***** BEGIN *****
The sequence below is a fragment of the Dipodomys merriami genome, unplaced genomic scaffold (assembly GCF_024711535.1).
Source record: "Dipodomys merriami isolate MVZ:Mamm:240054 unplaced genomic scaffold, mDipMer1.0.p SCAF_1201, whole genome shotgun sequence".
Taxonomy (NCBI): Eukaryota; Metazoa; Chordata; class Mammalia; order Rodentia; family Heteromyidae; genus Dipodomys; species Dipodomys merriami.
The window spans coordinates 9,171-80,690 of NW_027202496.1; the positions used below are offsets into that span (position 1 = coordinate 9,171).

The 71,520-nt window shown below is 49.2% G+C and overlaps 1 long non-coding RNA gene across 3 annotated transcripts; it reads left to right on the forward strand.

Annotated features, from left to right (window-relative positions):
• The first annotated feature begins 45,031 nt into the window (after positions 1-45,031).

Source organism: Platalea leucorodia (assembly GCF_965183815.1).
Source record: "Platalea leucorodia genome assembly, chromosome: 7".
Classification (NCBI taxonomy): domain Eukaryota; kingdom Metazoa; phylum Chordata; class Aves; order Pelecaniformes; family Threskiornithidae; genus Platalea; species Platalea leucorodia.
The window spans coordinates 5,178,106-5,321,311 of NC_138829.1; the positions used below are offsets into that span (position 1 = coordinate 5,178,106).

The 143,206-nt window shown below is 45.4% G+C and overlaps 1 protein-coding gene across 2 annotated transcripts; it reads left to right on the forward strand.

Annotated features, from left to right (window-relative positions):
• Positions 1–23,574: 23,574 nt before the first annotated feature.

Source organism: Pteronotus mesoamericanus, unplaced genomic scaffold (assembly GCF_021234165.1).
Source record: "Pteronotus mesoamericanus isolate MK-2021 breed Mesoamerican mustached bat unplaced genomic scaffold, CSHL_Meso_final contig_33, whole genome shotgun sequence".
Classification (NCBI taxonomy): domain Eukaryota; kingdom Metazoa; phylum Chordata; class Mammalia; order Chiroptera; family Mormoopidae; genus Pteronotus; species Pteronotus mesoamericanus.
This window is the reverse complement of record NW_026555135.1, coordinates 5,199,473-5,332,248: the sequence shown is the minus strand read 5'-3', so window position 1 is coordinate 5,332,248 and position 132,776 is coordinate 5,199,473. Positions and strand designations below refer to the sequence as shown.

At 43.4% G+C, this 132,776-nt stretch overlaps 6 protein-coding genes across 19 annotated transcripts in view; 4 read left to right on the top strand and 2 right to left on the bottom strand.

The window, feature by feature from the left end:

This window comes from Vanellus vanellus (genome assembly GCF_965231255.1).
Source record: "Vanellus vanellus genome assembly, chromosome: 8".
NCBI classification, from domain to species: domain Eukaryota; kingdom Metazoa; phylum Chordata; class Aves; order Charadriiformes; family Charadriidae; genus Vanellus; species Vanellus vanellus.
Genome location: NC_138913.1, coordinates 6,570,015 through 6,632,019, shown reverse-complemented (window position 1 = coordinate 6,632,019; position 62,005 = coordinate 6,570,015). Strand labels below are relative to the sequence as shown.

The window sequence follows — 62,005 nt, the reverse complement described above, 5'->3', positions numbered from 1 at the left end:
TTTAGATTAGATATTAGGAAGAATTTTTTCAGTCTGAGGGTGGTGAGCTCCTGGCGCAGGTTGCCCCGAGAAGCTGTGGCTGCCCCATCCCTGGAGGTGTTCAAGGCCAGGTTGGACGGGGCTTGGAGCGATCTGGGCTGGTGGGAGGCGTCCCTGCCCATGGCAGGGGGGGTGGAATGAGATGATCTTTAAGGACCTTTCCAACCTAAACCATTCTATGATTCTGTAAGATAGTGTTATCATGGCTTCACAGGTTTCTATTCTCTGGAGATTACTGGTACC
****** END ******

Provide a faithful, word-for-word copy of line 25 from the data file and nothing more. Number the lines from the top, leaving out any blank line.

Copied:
The window sequence follows — 62,005 nt, the reverse complement described above, 5'->3', positions numbered from 1 at the left end: